“Do you not believe that I am in the Father, and the Father in me? I am not myself the Source of the words I speak to you: It is the Father who dwells in me doing his own work. Believe me when I say that I am in the Father and the Father in me; or else accept the evidence of the deeds themselves. In very truth I tell you, whoever has faith in me will do what I am doing, indeed he will do greater things still because I am going to the Father. Anything you ask in my name I will do, so that the Father may be glorified in the Son”. (John 14: 10)

“I will not leave you alone; I am coming back to you. In a little while the world will see me no longer, but you will see me; because I live you too will live. When that day comes you will know that I am in my Father and you in me and I in you”. (John 14: 18)

“I have told you these things while I am still with you; but the advocate, the Holy Spirit whom the Father will send in my name; will teach you everything and remind you of all that I have told you”. (John 14: 18)

“I am the true vine and my Father is the gardener.... Dwell in me, as I in you. No branch can bear fruit by itself, but only if it remains united with the vine; no more can you bear fruit, unless you remain united with me..” (John 15:1)

“I am the Vine and you are the branches. Anyone who dwells in me, as I dwell in him, bears much fruit; apart from me you can do nothing”. (John 15:4)

“If you dwell in me, and my words dwell in you, ask whatever you want, and you shall have it. As the Father has loved me, so I have loved you. Dwell in my love. If you heed my commands, you will dwell in my love, as I have heeded my Father’s commands and dwell in his love”. (John 15:7)

“May they all be one in us; as you, Father are in me, and I in you, so also may they be in us, that the world may believe that you sent me. The glory which you gave me I have given to them, that they may be one, as we are one. I in them and you in me, may they be perfectly one. Then the world will know that you sent me, and that you loved them as you loved me”. (John 17:20)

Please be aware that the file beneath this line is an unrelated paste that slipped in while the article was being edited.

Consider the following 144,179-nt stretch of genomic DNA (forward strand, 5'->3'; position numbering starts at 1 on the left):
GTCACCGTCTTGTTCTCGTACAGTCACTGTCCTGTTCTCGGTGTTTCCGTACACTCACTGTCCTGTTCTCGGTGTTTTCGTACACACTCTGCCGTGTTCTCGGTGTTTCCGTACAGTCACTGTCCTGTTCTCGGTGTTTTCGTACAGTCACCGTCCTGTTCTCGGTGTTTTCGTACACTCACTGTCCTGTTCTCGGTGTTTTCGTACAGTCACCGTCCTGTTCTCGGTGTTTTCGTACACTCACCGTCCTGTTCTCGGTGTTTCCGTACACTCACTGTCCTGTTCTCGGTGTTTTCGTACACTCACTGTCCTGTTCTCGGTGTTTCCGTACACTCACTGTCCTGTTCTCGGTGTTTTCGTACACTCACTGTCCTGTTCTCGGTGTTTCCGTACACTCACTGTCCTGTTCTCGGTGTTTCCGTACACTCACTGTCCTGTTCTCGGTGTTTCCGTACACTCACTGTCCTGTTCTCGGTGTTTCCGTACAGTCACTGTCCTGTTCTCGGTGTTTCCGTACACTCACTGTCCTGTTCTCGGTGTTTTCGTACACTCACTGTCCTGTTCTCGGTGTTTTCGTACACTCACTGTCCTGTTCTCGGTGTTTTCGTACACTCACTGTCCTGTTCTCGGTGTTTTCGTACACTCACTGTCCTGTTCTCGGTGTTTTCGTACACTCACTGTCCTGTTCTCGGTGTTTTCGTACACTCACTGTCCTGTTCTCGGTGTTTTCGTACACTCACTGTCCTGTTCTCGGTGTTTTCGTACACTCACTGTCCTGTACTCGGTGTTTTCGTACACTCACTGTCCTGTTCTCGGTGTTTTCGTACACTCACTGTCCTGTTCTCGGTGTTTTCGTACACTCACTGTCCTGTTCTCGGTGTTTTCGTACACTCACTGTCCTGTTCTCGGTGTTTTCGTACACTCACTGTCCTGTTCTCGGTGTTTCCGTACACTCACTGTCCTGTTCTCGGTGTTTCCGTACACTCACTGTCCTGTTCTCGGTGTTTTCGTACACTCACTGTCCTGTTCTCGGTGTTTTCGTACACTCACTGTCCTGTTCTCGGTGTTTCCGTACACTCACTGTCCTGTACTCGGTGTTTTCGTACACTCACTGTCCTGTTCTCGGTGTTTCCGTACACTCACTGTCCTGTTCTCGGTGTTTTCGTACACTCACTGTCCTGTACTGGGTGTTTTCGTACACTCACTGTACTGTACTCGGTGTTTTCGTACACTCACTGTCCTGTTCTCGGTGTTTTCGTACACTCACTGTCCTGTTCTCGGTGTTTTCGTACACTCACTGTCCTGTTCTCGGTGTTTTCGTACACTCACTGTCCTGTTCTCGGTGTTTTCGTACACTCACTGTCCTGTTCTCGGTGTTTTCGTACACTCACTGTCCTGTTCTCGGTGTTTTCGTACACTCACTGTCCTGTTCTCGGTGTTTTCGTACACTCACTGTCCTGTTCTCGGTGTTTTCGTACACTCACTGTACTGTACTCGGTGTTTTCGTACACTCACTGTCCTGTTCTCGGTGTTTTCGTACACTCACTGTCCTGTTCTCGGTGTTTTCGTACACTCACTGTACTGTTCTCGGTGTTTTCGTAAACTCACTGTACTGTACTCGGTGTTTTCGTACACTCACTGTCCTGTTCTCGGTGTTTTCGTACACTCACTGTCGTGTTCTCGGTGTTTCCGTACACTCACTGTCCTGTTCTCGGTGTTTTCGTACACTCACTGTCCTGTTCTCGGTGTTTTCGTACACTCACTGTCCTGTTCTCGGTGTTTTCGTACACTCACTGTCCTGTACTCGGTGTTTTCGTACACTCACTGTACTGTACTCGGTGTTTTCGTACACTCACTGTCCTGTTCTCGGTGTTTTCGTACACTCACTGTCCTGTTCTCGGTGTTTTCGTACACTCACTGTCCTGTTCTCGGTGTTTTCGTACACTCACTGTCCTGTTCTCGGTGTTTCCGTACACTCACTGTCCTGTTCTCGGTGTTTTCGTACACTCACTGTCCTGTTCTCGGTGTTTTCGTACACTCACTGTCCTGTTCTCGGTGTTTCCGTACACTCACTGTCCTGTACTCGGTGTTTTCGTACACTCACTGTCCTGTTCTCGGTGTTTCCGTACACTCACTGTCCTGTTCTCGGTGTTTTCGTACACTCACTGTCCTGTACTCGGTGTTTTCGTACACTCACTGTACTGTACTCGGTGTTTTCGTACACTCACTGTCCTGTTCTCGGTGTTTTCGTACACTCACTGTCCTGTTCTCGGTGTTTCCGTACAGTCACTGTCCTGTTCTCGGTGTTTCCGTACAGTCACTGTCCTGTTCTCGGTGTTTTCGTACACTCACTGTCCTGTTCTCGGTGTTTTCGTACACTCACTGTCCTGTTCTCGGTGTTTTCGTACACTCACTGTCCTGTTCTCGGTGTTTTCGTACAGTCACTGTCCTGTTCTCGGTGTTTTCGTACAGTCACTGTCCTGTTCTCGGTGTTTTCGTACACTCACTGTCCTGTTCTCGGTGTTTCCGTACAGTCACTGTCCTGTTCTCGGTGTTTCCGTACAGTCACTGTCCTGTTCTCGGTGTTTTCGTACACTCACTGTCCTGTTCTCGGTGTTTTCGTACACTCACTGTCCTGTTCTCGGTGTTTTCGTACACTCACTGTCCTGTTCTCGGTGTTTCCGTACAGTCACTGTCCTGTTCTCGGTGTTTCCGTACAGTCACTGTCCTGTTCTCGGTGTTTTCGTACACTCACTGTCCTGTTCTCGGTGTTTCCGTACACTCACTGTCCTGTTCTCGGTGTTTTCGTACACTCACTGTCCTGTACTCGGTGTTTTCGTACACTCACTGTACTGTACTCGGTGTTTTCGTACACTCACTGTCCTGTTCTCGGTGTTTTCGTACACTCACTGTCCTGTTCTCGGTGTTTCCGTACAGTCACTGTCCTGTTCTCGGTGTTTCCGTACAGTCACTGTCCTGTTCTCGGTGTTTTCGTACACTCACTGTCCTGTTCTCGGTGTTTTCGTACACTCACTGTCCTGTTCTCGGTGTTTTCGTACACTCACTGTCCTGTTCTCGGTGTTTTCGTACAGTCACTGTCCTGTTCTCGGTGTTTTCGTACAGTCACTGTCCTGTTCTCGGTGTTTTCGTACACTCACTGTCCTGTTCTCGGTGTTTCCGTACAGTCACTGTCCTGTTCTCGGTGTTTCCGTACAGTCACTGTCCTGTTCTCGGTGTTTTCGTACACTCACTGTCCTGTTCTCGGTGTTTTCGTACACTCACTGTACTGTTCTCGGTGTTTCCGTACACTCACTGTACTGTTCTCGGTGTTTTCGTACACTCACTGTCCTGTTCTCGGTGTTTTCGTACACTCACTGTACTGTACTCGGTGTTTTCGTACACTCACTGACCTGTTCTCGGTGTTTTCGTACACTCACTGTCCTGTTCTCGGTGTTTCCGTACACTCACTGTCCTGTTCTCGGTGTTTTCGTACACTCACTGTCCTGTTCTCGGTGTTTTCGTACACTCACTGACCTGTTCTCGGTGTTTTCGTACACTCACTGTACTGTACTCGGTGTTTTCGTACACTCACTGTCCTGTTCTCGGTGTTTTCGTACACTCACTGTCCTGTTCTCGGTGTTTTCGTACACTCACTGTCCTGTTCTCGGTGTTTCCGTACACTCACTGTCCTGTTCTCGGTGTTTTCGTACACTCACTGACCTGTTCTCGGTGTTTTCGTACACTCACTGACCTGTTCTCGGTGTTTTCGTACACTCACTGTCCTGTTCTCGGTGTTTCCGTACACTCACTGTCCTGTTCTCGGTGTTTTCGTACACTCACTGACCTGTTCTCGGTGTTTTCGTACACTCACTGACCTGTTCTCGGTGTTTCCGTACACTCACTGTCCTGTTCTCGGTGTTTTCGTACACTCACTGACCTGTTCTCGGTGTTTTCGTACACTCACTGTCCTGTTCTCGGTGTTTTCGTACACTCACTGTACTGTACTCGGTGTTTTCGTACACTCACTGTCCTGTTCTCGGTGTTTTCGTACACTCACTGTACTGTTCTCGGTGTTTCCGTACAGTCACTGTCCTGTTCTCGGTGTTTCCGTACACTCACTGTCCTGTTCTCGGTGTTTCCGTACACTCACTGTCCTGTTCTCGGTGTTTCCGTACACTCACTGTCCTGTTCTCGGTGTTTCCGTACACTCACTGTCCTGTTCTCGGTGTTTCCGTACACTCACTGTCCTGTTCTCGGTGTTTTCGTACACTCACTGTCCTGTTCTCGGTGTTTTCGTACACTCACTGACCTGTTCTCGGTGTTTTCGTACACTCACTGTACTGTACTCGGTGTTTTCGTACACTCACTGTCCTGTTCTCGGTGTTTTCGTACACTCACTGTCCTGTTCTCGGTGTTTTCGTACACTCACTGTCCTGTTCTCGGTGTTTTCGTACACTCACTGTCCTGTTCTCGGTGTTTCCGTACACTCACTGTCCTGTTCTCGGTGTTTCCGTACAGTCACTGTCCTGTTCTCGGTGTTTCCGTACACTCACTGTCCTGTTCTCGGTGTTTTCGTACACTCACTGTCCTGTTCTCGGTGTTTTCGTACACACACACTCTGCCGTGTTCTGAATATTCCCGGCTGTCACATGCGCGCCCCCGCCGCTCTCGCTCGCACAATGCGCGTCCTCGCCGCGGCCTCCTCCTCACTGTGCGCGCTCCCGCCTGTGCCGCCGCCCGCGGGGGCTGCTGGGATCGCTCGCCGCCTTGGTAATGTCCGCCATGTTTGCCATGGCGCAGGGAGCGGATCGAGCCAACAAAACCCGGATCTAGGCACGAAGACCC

. The whole thrust of Centering Prayer is to encourage us to let go of all thoughts. A "thought" in Contemplative Outreach terminology is any perception whatsoever including memories, plans, visualizations, external or internal sensations, feelings, and self reflections. Any kind of reflecting, even to make a choice, is a "thought," and hence, an invitation to return to the sacred word.

In the beginning our advice is: Resist no thought, retain no thought, react emotionally to no thought, and when you notice you are thinking about some thought, return ever so gently to the sacred word. One does not think about whether to return to the sacred word or not. One simply returns to it when thoughts are attracting one's awareness to a particular object.

We recommend the "discrete" use of the sacred word rather than its constant repetition. By this we mean using it as much as one needs it. This may be continuously at first. Beginners need it whenever they notice they are thinking about some other thought. In following this advice, we note the fact that the sacred word may become indistinct or even disappear for a limited period of time. When thoughts again engage our attention, we return to the sacred word as before. Thus, a disposition of alert receptivity is gradually formed.

Later we suggest returning to the sacred word or symbol only when we notice that we are attracted to some other thought. The meaning of this advice is that with time and regular daily practice one can discern intuitively whether one is disinterested in the thoughts that are coming down the stream of consciousness. Disregard of the thoughts is the sign that the consent of the will is becoming habitual. The will can be directed to God at a very delicate level without having to express its intention in a sacred symbol. Thus, from our perspective, the sacred symbol is not a means of going some place like an elevator. Still less is it a means of bulldozing other thoughts out of awareness. It is rather, a question of cultivating the spiritual level of awareness, which is real awareness, but without particular content.

This brings me to the chief difference between Centering Prayer, Vipassana and Hindu mantric practice. Centering Prayer comes out of the Christian Contemplative Heritage, inspired in the first instance by the Desert Mothers and Fathers of the Eastern Orthodox Church, both of which cultivate interior silence and purity of heart. In the methods of meditation in the Eastern religions, the emphasis is on concentration for the sake of developing clarity of mind. By concentrative practices, I understand the use of the rational faculties and the imagination, physical movements and postures, and continued repetition of a word or phrase.